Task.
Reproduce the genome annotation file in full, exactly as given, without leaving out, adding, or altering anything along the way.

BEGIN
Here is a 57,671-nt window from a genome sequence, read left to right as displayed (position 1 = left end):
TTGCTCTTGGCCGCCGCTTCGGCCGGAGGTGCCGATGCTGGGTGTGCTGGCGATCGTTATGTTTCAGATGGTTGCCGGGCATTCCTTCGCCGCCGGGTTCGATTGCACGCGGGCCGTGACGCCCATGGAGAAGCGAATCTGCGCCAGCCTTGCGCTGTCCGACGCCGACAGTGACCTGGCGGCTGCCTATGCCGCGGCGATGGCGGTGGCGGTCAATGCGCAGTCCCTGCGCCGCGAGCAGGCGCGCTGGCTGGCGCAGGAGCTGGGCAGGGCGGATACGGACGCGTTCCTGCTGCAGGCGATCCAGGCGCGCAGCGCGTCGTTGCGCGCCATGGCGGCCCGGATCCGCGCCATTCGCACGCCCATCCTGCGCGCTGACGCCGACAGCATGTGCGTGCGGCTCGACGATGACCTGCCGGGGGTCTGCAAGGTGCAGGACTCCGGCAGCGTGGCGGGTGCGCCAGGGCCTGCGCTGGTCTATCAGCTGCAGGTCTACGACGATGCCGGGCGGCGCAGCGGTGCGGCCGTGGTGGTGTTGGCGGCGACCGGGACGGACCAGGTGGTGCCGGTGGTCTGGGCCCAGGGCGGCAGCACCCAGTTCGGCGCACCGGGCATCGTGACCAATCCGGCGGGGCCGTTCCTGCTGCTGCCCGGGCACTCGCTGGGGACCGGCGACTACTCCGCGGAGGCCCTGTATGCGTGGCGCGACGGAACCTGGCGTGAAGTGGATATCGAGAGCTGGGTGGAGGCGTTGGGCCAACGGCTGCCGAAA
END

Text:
Here is a 57,671-nt window from a genome sequence, read left to right as displayed (position 1 = left end):
TTGCTCTTGGCCGCCGCTTCGGCCGGAGGTGCCGATGCTGGGTGTGCTGGCGATCGTTATGTTTCAGATGGTTGCCGGGCATTCCTTCGCCGCCGGGTTCGATTGCACGCGGGCCGTGACGCCCATGGAGAAGCGAATCTGCGCCAGCCTTGCGCTGTCCGACGCCGACAGTGACCTGGCGGCTGCCTATGCCGCGGCGATGGCGGTGGCGGTCAATGCGCAGTCCCTGCGCCGCGAGCAGGCGCGCTGGCTGGCGCAGGAGCTGGGCAGGGCGGATACGGACGCGTTCCTGCTGCAGGCGATCCAGGCGCGCAGCGCGTCGTTGCGCGCCATGGCGGCCCGGATCCGCGCCATTCGCACGCCCATCCTGCGCGCTGACGCCGACAGCATGTGCGTGCGGCTCGACGATGACCTGCCGGGGGTCTGCAAGGTGCAGGACTCCGGCAGCGTGGCGGGTGCGCCAGGGCCTGCGCTGGTCTATCAGCTGCAGGTCTACGACGATGCCGGGCGGCGCAGCGGTGCGGCCGTGGTGGTGTTGGCGGCGACCGGGACGGACCAGGTGGTGCCGGTGGTCTGGGCCCAGGGCGGCAGCACCCAGTTCGGCGCACCGGGCATCGTGACCAATCCGGCGGGGCCGTTCCTGCTGCTGCCCGGGCACTCGCTGGGGACCGGCGACTACTCCGCGGAGGCCCTGTATGCGTGGCGCGACGGAACCTGGCGTGAAGTGGATATCGAGAGCTGGGTGGAGGCGTTGGGCCAACGGCTGCCGAAA